Anthony Flint is a fellow at the Lincoln Institute of Land Policy, a think tank in Cambridge, Massachusetts. He is the author of Modern Man: The Life of Le Corbusier, Architect of Tomorrow and Wrestling with Moses: How Jane Jacobs Took On New York's Master Builder and Transformed the American City.
More people are working from temporary work spaces, changing how we use offices.
Telecommuting was supposed to change everything.
Powerful computers, video-conferencing and services like Skype would allow employees to work from home, and home could be anywhere. Traffic congestion would be reduced, and the traditional workplace model – and thus the office real estate market, in both urban and suburban locations -- would be transformed. A wired world was poised to change the way we think about cities.
The trend has indeed played out in an incremental way. The US Census Bureau reported that the number of Americans working from home soared 41 percent in the last decade, to 13.4 million. That’s 9.5 percent of all workers working from home at least one day per week as of 2010, up from 7 percent in 1999.
Yet the promised transformations never quite materialized. Innovation and collaboration and working with clients in the modern-day workplace requires face-to-face contact. As anyone who has worked from home knows, having kids around the home office is a challenge all its own. The very term telecommuting seems already outdated, like the earliest flip-open mobile phones.
There’s a new trend in the workplace, however, that really does seem poised to change corporate real estate: the rise of the mobile workforce. A growing number of employees don’t have the need to be in a cubicle at headquarters – but they are not staying at home, either. They are deciding where and when to meet with clients or fellow workers, as it suits their schedules, and employers are letting them do so.
"Employees are leaving work to get work done, and technology lets them. They have a phone and connectivity, and they are decoupled from the desk,” says Mark Gilbreath, founder and CEO of LiquidSpace, which coordinates "on demand" work spaces and meeting rooms nationwide.
Workers have for many years arranged to do business at "third places" like Starbucks amid nearly ubiquitous connectivity. But companies are formalizing the arrangement, reducing and even eliminating assigned offices or cubicles, and renting space in hotels and underutilized office spaces as needed. The consulting firm Accenture has moved 100 percent of its employees to this model, where workers book office space like booking a hotel room. Accordingly, hotel chains like Marriott are getting into the game, accommodating "co-working" and "community work club environments" so they are not just places to sleep, but to work, for professionals constantly on the go.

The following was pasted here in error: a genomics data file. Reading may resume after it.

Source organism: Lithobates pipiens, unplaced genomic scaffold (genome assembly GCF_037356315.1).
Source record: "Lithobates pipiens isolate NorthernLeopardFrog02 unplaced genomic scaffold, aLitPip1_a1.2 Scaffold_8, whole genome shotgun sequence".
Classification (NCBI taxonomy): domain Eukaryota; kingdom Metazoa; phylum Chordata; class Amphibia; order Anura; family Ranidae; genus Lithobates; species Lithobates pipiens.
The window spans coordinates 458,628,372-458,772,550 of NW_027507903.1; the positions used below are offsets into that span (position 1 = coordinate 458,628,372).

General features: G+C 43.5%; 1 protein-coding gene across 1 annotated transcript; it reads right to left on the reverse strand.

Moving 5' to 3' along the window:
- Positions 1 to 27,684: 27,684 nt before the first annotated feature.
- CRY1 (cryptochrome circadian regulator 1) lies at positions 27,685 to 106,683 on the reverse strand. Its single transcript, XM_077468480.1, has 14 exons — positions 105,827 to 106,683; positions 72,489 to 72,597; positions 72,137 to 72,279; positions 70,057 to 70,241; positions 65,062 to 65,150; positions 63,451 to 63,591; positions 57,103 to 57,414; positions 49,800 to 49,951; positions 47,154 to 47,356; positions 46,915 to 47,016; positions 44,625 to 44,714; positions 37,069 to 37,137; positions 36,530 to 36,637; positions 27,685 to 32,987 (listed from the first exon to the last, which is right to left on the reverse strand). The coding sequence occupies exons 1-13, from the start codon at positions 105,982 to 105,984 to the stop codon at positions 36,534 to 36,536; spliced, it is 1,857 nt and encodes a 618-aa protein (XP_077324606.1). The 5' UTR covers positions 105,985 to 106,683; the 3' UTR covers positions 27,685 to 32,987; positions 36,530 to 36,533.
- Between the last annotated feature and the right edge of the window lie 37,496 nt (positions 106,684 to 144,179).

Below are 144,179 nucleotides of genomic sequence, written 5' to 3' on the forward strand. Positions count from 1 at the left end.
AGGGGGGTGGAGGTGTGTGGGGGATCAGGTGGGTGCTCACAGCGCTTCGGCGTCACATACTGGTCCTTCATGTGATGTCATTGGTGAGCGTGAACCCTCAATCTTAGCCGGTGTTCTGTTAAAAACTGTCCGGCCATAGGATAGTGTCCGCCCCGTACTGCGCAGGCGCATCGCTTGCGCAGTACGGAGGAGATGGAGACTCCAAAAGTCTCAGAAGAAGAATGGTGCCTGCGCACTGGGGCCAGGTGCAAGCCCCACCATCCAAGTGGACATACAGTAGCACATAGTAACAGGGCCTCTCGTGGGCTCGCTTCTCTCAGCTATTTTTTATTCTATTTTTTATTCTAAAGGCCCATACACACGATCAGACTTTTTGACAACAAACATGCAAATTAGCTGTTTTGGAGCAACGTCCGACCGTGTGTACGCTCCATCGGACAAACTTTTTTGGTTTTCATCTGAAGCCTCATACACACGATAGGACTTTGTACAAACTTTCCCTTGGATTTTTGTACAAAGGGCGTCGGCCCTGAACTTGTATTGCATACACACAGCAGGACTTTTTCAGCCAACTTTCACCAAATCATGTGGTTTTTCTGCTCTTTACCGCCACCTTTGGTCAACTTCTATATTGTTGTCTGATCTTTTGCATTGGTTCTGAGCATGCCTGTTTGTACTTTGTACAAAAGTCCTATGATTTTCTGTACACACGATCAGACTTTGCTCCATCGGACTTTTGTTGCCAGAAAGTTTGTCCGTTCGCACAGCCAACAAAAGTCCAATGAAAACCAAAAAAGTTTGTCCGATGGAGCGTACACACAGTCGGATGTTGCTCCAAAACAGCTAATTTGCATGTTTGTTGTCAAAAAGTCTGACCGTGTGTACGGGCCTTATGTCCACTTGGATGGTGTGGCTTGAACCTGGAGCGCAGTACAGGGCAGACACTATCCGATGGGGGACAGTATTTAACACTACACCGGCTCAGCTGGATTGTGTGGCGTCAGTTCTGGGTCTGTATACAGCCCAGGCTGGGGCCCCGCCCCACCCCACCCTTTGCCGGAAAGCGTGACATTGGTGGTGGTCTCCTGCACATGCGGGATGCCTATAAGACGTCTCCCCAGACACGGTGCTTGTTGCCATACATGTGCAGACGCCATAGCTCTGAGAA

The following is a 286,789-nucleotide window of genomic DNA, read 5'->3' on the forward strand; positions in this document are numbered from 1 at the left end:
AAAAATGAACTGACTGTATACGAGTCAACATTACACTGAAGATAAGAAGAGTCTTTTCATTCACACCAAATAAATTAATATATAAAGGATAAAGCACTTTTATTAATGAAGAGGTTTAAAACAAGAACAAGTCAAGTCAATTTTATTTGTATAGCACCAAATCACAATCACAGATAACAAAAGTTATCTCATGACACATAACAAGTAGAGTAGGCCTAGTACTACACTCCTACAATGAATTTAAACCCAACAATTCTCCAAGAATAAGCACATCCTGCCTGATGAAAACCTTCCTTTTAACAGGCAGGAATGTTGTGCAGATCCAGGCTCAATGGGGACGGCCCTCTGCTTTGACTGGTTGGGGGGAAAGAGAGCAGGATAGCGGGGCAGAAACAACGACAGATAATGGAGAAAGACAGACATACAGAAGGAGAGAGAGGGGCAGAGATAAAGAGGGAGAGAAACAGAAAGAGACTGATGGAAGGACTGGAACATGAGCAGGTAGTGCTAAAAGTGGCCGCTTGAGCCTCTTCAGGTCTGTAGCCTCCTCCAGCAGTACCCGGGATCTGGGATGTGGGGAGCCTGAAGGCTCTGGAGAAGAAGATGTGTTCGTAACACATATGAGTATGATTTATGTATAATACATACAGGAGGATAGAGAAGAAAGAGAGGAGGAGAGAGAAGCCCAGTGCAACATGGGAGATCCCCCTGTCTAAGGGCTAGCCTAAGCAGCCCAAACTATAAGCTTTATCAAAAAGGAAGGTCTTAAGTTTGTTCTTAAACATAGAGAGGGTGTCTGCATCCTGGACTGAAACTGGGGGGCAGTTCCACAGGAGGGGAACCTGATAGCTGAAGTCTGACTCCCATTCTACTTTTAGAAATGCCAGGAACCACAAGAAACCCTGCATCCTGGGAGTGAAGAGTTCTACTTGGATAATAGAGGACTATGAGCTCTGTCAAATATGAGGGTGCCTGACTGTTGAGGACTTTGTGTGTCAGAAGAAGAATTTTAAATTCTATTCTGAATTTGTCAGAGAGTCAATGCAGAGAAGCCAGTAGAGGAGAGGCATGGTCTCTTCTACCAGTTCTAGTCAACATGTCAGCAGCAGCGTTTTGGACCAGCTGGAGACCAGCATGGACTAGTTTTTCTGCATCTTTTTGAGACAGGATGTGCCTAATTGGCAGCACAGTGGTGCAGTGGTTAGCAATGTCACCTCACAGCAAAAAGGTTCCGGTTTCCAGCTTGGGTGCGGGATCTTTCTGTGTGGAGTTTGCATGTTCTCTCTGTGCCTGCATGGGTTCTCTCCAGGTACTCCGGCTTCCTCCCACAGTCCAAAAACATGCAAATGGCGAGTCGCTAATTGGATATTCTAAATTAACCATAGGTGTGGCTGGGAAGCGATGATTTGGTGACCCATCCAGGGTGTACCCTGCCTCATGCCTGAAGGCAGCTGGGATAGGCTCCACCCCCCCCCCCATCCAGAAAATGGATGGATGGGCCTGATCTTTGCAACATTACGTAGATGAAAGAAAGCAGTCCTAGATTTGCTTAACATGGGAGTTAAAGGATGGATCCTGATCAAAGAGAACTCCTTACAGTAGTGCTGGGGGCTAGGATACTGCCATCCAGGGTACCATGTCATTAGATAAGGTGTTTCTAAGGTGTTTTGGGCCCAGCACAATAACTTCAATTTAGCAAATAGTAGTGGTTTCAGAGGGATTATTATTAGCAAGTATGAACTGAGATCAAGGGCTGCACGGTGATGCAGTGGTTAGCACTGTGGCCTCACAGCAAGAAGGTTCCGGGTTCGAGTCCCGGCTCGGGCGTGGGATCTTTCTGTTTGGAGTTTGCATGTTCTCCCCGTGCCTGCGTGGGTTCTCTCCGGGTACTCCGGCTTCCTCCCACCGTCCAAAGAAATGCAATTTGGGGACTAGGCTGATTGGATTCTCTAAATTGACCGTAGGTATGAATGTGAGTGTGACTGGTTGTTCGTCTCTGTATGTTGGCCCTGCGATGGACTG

The exodus from the cubicle has been driven by various trends, beginning with recognition of greater productivity, creativity, and innovation when workers are set free. Employers are also looking for better efficiency in the bricks and mortar they inhabit. A study of corporate assets by Cisco showed that 60 percent of assigned desks or offices sit empty during the day. The average square feet needed per employee has dropped from 250 twenty years ago to 150 today. It’s 100 square feet in some corporate offices.
The workforce itself is changing in composition and character. A study by Intuit predicted that the number of "contingent" or freelance workers – those hired more on the consultant model for two days a week, for example, and who work for multiple masters – will rise from 20 million to 40 million by 2020.
So what does it all mean for the traditional corporate headquarters – and for cities?
On the whole, says Gilbreath, who participated in a panel called the Work-Life Revolution at the Meeting of the Minds in San Francisco last month, there is no substitute for coming into headquarters. It’s just that the ideal location may change – favoring urban environments, with all their amenities and propinquity, over suburban office parks.
San Francisco is a very desirable place to do business,” Gilbreath says. "Cities will become increasingly vibrant markets. The broad picture is you're going to have a massive excess outside that urban core."
With so much of a backlog of workpace sitting idle, though, even within cities there may be much more consolidation, streamlining, and super-efficient adapative re-use of existing and obsolete buildings. Twitter is moving into the massively renovated Market Square building in San Francisco, to be joined by Benchmark and Square. The original home of the Western Furniture Exchange and Merchandise Mart was built in 1937 and is an art deco icon.
It remains to be seen whether the mobile workforce trend will really have a transforming impact on office real estate. But for this piece of the rapidly changing workplace scenario, we are once again back to the future: cities re-imagining, reinventing, and re-using their assets.
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